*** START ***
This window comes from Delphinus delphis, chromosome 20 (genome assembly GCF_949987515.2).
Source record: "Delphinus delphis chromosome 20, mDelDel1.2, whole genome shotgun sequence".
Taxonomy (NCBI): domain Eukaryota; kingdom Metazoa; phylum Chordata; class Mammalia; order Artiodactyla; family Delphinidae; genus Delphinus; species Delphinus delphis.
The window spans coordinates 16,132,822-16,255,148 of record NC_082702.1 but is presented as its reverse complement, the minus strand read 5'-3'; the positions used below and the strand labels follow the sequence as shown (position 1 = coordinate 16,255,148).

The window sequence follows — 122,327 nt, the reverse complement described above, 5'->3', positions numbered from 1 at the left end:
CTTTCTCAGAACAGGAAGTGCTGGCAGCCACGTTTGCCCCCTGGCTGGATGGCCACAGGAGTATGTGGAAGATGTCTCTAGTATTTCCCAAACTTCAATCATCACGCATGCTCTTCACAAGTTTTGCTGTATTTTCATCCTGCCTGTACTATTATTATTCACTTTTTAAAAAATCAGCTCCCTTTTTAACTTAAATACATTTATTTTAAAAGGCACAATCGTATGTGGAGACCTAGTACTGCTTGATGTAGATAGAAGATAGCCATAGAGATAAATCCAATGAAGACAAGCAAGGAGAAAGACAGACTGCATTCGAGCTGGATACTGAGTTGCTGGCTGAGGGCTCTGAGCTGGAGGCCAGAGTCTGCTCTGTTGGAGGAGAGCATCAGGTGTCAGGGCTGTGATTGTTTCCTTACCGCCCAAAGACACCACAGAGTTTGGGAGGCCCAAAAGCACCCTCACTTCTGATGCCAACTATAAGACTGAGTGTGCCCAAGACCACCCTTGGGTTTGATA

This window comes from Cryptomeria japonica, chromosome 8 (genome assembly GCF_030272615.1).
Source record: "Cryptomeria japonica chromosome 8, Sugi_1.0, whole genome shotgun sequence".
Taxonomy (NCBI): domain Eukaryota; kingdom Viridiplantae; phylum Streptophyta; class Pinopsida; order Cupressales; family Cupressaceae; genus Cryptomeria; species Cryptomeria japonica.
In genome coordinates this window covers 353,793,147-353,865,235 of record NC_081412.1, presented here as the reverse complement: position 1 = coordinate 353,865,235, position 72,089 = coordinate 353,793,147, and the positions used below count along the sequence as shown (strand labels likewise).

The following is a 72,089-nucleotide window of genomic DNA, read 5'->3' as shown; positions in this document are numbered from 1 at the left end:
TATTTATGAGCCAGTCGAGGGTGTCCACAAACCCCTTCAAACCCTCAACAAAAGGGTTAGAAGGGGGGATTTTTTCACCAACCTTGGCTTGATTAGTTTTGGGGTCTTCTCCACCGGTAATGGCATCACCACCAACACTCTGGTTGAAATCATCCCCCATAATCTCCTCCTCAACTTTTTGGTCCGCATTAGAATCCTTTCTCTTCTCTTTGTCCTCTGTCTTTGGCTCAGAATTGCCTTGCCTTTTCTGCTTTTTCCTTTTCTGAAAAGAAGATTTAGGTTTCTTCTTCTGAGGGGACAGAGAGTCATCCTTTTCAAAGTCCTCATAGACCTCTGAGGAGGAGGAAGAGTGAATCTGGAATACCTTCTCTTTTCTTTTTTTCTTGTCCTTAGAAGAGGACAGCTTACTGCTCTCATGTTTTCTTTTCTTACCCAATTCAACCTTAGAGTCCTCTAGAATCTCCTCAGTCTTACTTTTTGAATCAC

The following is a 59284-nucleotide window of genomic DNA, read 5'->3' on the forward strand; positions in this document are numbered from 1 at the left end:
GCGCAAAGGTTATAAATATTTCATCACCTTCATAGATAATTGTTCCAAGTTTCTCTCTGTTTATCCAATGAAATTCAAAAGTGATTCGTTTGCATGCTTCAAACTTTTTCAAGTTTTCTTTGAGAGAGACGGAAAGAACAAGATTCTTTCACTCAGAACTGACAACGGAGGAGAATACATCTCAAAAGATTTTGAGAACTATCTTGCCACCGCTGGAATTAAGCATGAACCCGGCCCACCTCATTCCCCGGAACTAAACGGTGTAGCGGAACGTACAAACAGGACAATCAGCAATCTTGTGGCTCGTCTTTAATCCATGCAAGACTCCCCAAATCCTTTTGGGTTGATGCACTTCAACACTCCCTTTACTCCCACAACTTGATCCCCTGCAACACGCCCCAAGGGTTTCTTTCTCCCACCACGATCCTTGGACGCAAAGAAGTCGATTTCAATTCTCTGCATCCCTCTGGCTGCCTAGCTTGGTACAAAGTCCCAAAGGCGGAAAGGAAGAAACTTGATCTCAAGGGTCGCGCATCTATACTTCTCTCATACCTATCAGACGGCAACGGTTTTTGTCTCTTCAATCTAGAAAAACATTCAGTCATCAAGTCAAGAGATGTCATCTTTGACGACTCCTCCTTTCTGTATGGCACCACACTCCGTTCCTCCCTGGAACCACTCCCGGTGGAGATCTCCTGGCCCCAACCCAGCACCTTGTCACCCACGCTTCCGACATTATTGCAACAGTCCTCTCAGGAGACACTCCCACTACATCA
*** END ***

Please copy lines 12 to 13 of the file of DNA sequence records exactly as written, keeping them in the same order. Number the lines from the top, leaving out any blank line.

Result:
TATTTATGAGCCAGTCGAGGGTGTCCACAAACCCCTTCAAACCCTCAACAAAAGGGTTAGAAGGGGGGATTTTTTCACCAACCTTGGCTTGATTAGTTTTGGGGTCTTCTCCACCGGTAATGGCATCACCACCAACACTCTGGTTGAAATCATCCCCCATAATCTCCTCCTCAACTTTTTGGTCCGCATTAGAATCCTTTCTCTTCTCTTTGTCCTCTGTCTTTGGCTCAGAATTGCCTTGCCTTTTCTGCTTTTTCCTTTTCTGAAAAGAAGATTTAGGTTTCTTCTTCTGAGGGGACAGAGAGTCATCCTTTTCAAAGTCCTCATAGACCTCTGAGGAGGAGGAAGAGTGAATCTGGAATACCTTCTCTTTTCTTTTTTTCTTGTCCTTAGAAGAGGACAGCTTACTGCTCTCATGTTTTCTTTTCTTACCCAATTCAACCTTAGAGTCCTCTAGAATCTCCTCAGTCTTACTTTTTGAATCAC

The following is a 59284-nucleotide window of genomic DNA, read 5'->3' on the forward strand; positions in this document are numbered from 1 at the left end: